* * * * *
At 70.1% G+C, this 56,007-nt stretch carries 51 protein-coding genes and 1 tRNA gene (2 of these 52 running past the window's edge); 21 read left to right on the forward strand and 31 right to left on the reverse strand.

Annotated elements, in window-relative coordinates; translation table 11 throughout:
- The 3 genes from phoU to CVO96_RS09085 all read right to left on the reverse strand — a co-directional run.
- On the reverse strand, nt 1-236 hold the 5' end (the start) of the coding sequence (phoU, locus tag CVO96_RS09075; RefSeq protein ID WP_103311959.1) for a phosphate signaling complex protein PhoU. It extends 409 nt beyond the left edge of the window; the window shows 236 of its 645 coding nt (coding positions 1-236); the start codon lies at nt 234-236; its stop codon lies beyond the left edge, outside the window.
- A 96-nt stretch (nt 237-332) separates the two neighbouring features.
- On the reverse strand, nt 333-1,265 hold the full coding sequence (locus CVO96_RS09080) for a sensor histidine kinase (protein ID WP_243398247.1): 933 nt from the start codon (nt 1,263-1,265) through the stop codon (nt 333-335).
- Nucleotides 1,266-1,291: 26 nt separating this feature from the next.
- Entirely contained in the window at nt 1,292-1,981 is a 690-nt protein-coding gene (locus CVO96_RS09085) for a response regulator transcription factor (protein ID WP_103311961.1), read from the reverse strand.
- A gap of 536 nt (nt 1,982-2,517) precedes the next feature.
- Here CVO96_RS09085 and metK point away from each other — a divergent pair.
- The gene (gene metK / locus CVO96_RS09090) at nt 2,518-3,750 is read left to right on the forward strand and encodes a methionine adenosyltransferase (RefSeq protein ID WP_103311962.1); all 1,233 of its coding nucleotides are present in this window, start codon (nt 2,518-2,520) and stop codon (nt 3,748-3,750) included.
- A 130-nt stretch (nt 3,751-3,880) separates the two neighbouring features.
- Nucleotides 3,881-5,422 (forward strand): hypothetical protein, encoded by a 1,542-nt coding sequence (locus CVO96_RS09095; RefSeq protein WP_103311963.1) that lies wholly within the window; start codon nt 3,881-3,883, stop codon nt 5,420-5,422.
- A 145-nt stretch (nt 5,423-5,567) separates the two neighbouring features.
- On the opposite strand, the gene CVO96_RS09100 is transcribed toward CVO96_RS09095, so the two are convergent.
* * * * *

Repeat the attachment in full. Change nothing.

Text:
At 70.1% G+C, this 56,007-nt stretch carries 51 protein-coding genes and 1 tRNA gene (2 of these 52 running past the window's edge); 21 read left to right on the forward strand and 31 right to left on the reverse strand.

Annotated elements, in window-relative coordinates; translation table 11 throughout:
- The 3 genes from phoU to CVO96_RS09085 all read right to left on the reverse strand — a co-directional run.
- On the reverse strand, nt 1-236 hold the 5' end (the start) of the coding sequence (phoU, locus tag CVO96_RS09075; RefSeq protein ID WP_103311959.1) for a phosphate signaling complex protein PhoU. It extends 409 nt beyond the left edge of the window; the window shows 236 of its 645 coding nt (coding positions 1-236); the start codon lies at nt 234-236; its stop codon lies beyond the left edge, outside the window.
- A 96-nt stretch (nt 237-332) separates the two neighbouring features.
- On the reverse strand, nt 333-1,265 hold the full coding sequence (locus CVO96_RS09080) for a sensor histidine kinase (protein ID WP_243398247.1): 933 nt from the start codon (nt 1,263-1,265) through the stop codon (nt 333-335).
- Nucleotides 1,266-1,291: 26 nt separating this feature from the next.
- Entirely contained in the window at nt 1,292-1,981 is a 690-nt protein-coding gene (locus CVO96_RS09085) for a response regulator transcription factor (protein ID WP_103311961.1), read from the reverse strand.
- A gap of 536 nt (nt 1,982-2,517) precedes the next feature.
- Here CVO96_RS09085 and metK point away from each other — a divergent pair.
- The gene (gene metK / locus CVO96_RS09090) at nt 2,518-3,750 is read left to right on the forward strand and encodes a methionine adenosyltransferase (RefSeq protein ID WP_103311962.1); all 1,233 of its coding nucleotides are present in this window, start codon (nt 2,518-2,520) and stop codon (nt 3,748-3,750) included.
- A 130-nt stretch (nt 3,751-3,880) separates the two neighbouring features.
- Nucleotides 3,881-5,422 (forward strand): hypothetical protein, encoded by a 1,542-nt coding sequence (locus CVO96_RS09095; RefSeq protein WP_103311963.1) that lies wholly within the window; start codon nt 3,881-3,883, stop codon nt 5,420-5,422.
- A 145-nt stretch (nt 5,423-5,567) separates the two neighbouring features.
- On the opposite strand, the gene CVO96_RS09100 is transcribed toward CVO96_RS09095, so the two are convergent.